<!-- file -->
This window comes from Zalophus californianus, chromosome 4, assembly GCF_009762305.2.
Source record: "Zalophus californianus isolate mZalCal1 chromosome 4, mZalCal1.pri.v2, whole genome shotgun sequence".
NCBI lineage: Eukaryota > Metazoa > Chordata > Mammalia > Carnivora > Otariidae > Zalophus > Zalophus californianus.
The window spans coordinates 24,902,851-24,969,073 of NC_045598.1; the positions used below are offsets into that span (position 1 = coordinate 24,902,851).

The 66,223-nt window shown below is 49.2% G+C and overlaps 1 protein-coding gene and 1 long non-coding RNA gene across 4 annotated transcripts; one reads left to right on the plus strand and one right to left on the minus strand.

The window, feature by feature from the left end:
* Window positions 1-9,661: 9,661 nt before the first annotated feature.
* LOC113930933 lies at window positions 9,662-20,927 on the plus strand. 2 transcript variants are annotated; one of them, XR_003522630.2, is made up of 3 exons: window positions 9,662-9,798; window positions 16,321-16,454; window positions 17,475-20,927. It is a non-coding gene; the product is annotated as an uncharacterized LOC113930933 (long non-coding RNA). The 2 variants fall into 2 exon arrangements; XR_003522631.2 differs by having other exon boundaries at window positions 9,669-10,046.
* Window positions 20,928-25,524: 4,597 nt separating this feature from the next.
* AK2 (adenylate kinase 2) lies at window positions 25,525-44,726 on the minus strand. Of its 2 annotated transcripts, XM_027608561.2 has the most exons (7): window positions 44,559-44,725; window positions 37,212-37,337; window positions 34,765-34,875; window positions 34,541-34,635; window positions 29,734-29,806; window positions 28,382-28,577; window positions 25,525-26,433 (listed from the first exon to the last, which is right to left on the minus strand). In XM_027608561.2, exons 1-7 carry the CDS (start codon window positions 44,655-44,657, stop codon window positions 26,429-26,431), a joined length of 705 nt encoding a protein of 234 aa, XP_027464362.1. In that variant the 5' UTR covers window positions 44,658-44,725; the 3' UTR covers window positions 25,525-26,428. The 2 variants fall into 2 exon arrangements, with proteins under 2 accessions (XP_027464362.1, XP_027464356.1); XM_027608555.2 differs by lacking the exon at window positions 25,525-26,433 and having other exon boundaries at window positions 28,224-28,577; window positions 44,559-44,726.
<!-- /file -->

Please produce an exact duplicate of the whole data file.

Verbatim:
This window comes from Zalophus californianus, chromosome 4, assembly GCF_009762305.2.
Source record: "Zalophus californianus isolate mZalCal1 chromosome 4, mZalCal1.pri.v2, whole genome shotgun sequence".
NCBI lineage: Eukaryota > Metazoa > Chordata > Mammalia > Carnivora > Otariidae > Zalophus > Zalophus californianus.
The window spans coordinates 24,902,851-24,969,073 of NC_045598.1; the positions used below are offsets into that span (position 1 = coordinate 24,902,851).

The 66,223-nt window shown below is 49.2% G+C and overlaps 1 protein-coding gene and 1 long non-coding RNA gene across 4 annotated transcripts; one reads left to right on the plus strand and one right to left on the minus strand.

The window, feature by feature from the left end:
* Window positions 1-9,661: 9,661 nt before the first annotated feature.
* LOC113930933 lies at window positions 9,662-20,927 on the plus strand. 2 transcript variants are annotated; one of them, XR_003522630.2, is made up of 3 exons: window positions 9,662-9,798; window positions 16,321-16,454; window positions 17,475-20,927. It is a non-coding gene; the product is annotated as an uncharacterized LOC113930933 (long non-coding RNA). The 2 variants fall into 2 exon arrangements; XR_003522631.2 differs by having other exon boundaries at window positions 9,669-10,046.
* Window positions 20,928-25,524: 4,597 nt separating this feature from the next.
* AK2 (adenylate kinase 2) lies at window positions 25,525-44,726 on the minus strand. Of its 2 annotated transcripts, XM_027608561.2 has the most exons (7): window positions 44,559-44,725; window positions 37,212-37,337; window positions 34,765-34,875; window positions 34,541-34,635; window positions 29,734-29,806; window positions 28,382-28,577; window positions 25,525-26,433 (listed from the first exon to the last, which is right to left on the minus strand). In XM_027608561.2, exons 1-7 carry the CDS (start codon window positions 44,655-44,657, stop codon window positions 26,429-26,431), a joined length of 705 nt encoding a protein of 234 aa, XP_027464362.1. In that variant the 5' UTR covers window positions 44,658-44,725; the 3' UTR covers window positions 25,525-26,428. The 2 variants fall into 2 exon arrangements, with proteins under 2 accessions (XP_027464362.1, XP_027464356.1); XM_027608555.2 differs by lacking the exon at window positions 25,525-26,433 and having other exon boundaries at window positions 28,224-28,577; window positions 44,559-44,726.